HOYA Circular Polarizing Filter

Written by Photography

My boss gave me this little fella a while back, but I never bothered using it (since I was unsure how it worked). I tried it yesterday and didn’t know what I was doing. I decided to do some research on the polarizing filter to develop a better understanding on how it works.

Long story short, the wikipedia article was a bit above my level of intellect on the topic of light. But from what I understood, the circular polarizing filter “reduce oblique reflections from non-metallic surfaces”. Simply stated, the polarizing filter blocks light from certain angles from entering the lens.

This can be advantageous for many reason. For starters it helps to prevent certain reflections from surfaces. Take the image of my phone for example. The first image has the polarizer reflecting no light, but in the second image we can clearly tell how badly I need to dust my room (from no light being reflected off the table).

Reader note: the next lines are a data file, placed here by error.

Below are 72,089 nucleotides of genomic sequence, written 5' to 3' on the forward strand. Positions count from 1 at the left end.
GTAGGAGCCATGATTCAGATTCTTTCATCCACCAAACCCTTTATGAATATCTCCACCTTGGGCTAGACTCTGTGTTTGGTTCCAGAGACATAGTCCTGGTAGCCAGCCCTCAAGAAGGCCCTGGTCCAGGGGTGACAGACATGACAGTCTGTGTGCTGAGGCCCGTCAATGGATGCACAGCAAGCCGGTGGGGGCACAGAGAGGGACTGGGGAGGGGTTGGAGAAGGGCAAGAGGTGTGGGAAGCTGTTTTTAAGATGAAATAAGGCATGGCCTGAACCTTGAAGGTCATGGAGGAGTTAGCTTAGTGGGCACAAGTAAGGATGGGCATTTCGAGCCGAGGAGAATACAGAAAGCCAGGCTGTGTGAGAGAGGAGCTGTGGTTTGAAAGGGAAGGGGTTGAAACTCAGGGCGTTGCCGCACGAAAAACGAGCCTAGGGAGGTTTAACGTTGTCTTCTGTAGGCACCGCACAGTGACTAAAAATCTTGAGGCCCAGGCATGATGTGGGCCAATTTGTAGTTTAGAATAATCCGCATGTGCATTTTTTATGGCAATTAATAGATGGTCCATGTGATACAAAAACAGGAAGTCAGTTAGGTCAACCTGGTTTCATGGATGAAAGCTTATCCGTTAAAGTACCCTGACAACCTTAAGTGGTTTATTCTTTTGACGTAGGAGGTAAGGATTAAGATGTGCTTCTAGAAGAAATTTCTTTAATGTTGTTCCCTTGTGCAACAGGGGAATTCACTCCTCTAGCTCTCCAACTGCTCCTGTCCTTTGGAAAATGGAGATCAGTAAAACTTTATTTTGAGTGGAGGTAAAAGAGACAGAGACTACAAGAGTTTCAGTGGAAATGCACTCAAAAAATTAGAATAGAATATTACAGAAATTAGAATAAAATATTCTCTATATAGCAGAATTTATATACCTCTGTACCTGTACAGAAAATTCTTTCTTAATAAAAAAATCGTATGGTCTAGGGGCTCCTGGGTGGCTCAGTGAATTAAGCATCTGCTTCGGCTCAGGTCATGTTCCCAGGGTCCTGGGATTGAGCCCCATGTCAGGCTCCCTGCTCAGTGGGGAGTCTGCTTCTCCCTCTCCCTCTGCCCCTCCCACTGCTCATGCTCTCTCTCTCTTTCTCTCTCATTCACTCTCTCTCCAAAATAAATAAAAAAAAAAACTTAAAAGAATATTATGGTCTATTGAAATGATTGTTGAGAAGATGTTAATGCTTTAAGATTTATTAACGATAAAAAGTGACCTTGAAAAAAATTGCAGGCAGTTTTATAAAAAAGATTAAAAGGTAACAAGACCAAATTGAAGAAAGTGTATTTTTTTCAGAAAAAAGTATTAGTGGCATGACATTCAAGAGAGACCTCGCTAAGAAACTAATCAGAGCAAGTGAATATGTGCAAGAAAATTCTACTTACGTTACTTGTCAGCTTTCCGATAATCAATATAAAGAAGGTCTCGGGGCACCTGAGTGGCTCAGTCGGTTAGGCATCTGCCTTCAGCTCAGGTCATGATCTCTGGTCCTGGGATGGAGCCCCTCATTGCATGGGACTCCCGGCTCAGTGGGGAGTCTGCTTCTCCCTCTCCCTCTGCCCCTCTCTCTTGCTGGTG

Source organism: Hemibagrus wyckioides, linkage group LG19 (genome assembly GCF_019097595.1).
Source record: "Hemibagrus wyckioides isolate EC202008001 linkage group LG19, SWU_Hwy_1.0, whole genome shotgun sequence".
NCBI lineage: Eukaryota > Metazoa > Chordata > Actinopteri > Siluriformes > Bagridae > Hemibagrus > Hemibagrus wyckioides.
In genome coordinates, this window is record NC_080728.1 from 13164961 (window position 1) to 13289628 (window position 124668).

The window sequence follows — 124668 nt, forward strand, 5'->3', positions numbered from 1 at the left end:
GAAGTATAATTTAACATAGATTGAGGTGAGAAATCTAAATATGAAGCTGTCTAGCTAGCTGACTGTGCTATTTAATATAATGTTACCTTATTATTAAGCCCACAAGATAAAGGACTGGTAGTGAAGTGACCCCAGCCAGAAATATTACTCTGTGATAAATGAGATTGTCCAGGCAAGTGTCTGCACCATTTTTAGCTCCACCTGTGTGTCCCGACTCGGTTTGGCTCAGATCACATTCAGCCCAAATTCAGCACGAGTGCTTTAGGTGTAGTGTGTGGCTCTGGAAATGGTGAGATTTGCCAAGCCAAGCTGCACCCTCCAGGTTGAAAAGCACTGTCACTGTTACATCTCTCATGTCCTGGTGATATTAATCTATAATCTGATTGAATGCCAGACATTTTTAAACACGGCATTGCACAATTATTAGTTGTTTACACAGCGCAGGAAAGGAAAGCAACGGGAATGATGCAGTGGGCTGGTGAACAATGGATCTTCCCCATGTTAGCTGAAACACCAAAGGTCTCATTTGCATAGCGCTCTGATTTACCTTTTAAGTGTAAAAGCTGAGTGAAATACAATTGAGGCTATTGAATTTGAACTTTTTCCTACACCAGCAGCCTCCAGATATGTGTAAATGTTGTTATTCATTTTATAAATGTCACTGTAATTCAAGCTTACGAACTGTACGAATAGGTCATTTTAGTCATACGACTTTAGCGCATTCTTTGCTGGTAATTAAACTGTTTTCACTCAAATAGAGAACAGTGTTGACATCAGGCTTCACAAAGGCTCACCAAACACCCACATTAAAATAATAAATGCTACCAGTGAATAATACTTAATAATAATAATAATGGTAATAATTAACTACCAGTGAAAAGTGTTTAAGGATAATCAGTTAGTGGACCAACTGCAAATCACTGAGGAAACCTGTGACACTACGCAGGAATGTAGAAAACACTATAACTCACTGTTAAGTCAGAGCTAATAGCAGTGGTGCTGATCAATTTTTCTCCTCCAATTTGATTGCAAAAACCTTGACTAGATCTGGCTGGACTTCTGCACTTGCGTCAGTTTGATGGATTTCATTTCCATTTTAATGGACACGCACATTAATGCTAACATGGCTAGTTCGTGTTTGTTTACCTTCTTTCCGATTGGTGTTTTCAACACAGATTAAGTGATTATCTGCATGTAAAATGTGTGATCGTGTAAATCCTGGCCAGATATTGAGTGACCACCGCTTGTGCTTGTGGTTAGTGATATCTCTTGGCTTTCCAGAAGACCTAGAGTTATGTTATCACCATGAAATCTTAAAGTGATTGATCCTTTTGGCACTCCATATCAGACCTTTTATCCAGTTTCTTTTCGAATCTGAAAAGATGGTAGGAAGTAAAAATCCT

Let’s take a look a the second example:

  1. Polarizer on lens (Effective position)
  2. Polarizer on lens (Ineffective Position)
  3. Polarizer removed from lens (Exposure adjusted accordingly)

In the first image we see that the blue in the sky is much more dramatic. This effect can be maximized when there are clouds in the sky. Also, if you look carefully you can see that the brick color is more vivid. This is due to the reduction in light being reflected off its surface. Of course these effects can be achieved in post production, but some things such as flare from a glass I am shooting trough, or light reflected from a surface are very difficult to remove in post production.

Another great time to use a polarized filter could be when shooting through glass, or when shooting a reflection from the surface of water. Gotta push myself to use this thing. The only downside is having to rotate the filter to find the correct position to use it in. For this reason I will probably use it while I’m using a Tripod.